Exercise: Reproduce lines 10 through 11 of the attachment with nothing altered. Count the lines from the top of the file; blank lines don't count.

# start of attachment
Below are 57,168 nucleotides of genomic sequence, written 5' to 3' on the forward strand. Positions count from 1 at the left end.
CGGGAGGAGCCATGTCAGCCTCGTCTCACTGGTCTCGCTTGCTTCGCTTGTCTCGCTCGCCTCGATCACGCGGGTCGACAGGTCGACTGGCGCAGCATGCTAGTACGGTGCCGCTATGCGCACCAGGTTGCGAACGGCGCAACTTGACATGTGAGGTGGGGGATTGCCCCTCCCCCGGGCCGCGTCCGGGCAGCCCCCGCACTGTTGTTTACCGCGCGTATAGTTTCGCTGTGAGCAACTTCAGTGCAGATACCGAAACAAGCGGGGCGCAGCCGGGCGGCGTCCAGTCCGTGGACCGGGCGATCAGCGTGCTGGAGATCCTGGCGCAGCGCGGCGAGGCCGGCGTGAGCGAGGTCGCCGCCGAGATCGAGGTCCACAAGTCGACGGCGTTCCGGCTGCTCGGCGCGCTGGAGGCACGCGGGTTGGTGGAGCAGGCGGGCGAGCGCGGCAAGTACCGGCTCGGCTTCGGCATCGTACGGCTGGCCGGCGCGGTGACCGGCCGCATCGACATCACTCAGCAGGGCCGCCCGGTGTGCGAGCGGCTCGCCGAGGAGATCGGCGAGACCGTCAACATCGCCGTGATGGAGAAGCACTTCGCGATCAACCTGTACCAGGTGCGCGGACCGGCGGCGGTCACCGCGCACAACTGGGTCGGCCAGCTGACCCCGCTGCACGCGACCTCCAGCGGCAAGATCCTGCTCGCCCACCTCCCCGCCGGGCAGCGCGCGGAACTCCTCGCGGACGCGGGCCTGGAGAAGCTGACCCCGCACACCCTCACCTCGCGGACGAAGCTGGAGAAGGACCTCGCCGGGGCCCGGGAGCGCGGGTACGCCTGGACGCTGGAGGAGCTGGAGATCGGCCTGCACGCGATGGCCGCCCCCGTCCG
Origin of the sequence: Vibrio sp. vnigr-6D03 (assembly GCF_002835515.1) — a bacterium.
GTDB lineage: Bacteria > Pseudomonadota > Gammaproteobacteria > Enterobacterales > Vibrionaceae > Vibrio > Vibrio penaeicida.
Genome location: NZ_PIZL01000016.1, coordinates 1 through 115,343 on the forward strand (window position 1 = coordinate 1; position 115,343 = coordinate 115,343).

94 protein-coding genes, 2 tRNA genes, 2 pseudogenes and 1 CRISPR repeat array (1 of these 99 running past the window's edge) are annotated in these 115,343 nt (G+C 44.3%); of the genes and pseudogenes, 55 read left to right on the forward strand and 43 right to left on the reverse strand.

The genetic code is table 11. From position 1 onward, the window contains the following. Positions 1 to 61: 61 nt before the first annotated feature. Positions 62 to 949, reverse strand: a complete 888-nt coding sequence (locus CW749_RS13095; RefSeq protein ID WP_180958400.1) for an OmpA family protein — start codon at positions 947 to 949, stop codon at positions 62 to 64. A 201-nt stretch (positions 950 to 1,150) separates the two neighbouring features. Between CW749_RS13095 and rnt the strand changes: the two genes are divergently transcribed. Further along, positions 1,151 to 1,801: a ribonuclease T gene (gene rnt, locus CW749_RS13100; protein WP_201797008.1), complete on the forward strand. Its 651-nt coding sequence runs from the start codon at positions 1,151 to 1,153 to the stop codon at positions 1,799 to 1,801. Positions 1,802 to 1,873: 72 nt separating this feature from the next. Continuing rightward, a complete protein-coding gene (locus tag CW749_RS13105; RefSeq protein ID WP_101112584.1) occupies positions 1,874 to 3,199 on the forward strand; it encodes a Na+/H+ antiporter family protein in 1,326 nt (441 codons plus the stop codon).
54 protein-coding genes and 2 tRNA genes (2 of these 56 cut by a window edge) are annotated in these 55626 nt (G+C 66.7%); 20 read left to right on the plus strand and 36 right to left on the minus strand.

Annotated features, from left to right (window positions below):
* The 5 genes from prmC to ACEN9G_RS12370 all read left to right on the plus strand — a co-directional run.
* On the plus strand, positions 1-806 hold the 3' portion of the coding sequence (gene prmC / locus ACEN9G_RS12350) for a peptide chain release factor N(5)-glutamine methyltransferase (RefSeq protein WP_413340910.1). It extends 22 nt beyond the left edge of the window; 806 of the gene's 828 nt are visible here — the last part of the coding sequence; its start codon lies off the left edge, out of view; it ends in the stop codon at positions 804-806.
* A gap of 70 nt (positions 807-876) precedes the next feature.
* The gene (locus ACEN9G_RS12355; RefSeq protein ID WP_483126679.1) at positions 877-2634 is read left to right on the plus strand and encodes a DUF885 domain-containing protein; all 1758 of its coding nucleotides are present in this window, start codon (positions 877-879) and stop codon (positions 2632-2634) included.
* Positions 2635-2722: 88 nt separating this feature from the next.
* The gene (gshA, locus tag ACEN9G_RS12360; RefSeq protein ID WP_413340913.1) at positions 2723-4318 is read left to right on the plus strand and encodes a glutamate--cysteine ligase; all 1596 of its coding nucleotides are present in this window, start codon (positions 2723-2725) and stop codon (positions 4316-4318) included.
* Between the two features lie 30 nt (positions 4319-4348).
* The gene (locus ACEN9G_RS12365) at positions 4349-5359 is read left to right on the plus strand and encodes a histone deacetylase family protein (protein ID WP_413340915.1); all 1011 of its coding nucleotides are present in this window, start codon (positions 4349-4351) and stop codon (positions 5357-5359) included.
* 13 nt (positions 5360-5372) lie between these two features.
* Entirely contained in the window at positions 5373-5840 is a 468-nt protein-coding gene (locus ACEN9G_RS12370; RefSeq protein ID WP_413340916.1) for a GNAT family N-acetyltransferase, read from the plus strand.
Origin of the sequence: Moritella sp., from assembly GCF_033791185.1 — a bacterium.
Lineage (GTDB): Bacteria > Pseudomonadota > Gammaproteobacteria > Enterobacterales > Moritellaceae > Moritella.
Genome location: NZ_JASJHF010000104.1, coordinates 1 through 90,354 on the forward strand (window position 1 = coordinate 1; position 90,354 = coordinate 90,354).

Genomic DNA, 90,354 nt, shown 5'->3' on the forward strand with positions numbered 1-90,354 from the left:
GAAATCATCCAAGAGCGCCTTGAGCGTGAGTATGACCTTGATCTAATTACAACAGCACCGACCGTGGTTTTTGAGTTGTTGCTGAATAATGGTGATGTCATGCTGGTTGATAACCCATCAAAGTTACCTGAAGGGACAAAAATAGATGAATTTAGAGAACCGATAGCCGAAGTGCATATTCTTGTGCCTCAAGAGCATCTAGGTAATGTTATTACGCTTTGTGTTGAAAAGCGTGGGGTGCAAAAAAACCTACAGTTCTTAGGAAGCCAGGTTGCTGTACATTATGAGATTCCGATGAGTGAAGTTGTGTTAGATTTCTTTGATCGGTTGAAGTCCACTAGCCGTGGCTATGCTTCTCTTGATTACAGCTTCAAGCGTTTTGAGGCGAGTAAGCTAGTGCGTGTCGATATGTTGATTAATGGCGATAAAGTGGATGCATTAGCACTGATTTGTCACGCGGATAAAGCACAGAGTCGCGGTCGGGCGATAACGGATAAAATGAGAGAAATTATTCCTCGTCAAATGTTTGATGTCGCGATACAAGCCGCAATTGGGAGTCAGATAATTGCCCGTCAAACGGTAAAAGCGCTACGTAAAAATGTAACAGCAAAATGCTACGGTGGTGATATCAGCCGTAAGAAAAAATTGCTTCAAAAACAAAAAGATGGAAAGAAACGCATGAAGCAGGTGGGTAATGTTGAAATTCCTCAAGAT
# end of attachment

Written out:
* The 5 genes from prmC to ACEN9G_RS12370 all read left to right on the plus strand — a co-directional run.
* On the plus strand, positions 1-806 hold the 3' portion of the coding sequence (gene prmC / locus ACEN9G_RS12350) for a peptide chain release factor N(5)-glutamine methyltransferase (RefSeq protein WP_413340910.1). It extends 22 nt beyond the left edge of the window; 806 of the gene's 828 nt are visible here — the last part of the coding sequence; its start codon lies off the left edge, out of view; it ends in the stop codon at positions 804-806.